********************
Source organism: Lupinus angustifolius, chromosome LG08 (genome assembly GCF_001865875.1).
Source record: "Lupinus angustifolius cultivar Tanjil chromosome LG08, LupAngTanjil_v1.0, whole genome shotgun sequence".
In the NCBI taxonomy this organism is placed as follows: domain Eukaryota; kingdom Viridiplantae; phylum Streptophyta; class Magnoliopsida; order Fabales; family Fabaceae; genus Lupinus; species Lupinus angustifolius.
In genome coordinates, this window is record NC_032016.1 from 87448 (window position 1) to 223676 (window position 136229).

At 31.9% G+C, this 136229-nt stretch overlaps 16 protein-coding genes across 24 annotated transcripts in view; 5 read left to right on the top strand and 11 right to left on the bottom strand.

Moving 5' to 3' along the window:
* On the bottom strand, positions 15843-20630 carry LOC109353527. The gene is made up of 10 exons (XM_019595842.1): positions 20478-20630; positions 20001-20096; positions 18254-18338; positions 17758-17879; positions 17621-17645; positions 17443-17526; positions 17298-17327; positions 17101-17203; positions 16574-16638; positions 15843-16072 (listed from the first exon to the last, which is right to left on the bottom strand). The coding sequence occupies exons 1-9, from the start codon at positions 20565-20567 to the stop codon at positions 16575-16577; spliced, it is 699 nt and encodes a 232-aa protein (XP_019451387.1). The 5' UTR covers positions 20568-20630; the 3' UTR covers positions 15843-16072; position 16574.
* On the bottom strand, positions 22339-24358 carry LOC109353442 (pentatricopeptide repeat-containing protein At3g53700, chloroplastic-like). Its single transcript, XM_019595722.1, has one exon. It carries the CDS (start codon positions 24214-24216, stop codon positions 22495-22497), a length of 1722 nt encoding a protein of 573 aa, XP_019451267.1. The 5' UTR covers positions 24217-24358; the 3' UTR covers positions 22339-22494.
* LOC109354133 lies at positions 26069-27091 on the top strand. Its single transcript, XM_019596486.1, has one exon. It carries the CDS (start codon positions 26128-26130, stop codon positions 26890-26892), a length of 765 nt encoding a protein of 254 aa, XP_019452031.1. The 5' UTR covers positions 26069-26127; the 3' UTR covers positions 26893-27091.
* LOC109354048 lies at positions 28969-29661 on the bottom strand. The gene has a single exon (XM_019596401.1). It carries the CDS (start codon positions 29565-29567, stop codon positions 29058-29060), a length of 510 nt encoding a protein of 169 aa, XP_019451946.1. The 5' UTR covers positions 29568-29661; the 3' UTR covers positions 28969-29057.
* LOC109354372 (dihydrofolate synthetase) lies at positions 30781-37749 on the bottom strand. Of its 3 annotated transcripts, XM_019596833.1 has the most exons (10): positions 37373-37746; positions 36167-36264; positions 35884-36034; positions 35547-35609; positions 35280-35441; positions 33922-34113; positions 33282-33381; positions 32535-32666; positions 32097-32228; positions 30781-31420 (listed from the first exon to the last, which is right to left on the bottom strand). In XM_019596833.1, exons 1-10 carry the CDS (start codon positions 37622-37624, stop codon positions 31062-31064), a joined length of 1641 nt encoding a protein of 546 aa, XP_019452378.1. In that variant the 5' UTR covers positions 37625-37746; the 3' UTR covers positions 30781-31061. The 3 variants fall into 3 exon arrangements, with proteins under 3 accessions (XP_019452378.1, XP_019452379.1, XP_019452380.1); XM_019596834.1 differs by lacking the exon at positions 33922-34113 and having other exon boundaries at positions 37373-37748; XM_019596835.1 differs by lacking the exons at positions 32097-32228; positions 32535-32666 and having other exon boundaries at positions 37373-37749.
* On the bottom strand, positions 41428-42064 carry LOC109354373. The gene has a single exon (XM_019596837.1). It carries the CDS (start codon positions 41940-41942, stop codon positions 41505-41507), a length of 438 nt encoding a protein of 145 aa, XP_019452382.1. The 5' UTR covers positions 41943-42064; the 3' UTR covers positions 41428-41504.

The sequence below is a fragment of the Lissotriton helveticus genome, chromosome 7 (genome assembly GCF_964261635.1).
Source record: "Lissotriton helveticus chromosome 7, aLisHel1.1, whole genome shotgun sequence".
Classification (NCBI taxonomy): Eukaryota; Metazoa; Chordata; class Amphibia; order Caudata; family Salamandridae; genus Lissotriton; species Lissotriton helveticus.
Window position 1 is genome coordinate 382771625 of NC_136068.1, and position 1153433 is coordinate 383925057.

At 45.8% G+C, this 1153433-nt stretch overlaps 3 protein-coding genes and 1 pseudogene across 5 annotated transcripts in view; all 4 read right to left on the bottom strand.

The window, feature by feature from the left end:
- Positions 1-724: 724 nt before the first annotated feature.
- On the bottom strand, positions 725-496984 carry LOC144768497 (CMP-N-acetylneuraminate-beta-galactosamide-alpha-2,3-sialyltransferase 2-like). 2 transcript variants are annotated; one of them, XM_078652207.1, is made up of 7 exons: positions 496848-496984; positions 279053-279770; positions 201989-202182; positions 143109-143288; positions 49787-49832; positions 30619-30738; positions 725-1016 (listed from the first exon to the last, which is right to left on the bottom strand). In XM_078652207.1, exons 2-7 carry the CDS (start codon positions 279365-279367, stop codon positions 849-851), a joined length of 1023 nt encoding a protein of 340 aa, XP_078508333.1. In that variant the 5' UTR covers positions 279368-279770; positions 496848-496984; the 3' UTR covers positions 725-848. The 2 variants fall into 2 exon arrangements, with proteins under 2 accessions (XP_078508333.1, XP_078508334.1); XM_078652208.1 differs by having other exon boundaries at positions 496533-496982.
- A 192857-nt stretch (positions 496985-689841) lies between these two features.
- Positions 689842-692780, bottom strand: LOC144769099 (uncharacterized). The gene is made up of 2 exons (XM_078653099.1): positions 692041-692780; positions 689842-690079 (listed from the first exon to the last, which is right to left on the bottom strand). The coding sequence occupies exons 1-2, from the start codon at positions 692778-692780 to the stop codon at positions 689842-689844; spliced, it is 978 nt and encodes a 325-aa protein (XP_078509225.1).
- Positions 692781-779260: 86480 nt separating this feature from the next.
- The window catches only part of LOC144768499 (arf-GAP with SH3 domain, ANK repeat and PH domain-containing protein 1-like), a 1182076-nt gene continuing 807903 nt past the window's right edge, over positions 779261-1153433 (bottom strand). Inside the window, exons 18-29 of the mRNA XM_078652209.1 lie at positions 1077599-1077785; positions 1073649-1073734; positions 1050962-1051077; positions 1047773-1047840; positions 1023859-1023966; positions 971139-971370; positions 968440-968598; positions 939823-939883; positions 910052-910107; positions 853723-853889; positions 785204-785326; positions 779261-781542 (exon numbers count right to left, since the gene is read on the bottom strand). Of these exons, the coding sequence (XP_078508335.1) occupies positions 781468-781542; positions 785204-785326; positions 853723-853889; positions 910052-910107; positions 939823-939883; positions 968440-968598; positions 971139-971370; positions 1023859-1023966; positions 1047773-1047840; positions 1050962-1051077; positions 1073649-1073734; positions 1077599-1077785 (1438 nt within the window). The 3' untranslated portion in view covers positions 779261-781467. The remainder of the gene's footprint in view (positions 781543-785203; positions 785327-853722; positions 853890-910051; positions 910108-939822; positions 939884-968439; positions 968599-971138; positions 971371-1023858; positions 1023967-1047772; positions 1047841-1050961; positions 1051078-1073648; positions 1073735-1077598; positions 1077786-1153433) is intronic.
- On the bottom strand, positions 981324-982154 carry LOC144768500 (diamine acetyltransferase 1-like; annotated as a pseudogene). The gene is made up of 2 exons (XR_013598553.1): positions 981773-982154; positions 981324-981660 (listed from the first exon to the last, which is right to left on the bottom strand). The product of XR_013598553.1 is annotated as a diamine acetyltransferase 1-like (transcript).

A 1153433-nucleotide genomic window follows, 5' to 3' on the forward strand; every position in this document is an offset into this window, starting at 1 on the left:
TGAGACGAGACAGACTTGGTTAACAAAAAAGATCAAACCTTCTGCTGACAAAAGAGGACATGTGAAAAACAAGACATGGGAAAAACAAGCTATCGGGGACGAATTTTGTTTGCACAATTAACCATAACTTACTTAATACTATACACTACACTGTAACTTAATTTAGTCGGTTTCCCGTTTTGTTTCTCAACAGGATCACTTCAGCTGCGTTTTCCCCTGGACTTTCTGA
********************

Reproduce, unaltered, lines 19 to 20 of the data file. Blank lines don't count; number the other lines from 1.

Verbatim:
- Positions 1-724: 724 nt before the first annotated feature.
- On the bottom strand, positions 725-496984 carry LOC144768497 (CMP-N-acetylneuraminate-beta-galactosamide-alpha-2,3-sialyltransferase 2-like). 2 transcript variants are annotated; one of them, XM_078652207.1, is made up of 7 exons: positions 496848-496984; positions 279053-279770; positions 201989-202182; positions 143109-143288; positions 49787-49832; positions 30619-30738; positions 725-1016 (listed from the first exon to the last, which is right to left on the bottom strand). In XM_078652207.1, exons 2-7 carry the CDS (start codon positions 279365-279367, stop codon positions 849-851), a joined length of 1023 nt encoding a protein of 340 aa, XP_078508333.1. In that variant the 5' UTR covers positions 279368-279770; positions 496848-496984; the 3' UTR covers positions 725-848. The 2 variants fall into 2 exon arrangements, with proteins under 2 accessions (XP_078508333.1, XP_078508334.1); XM_078652208.1 differs by having other exon boundaries at positions 496533-496982.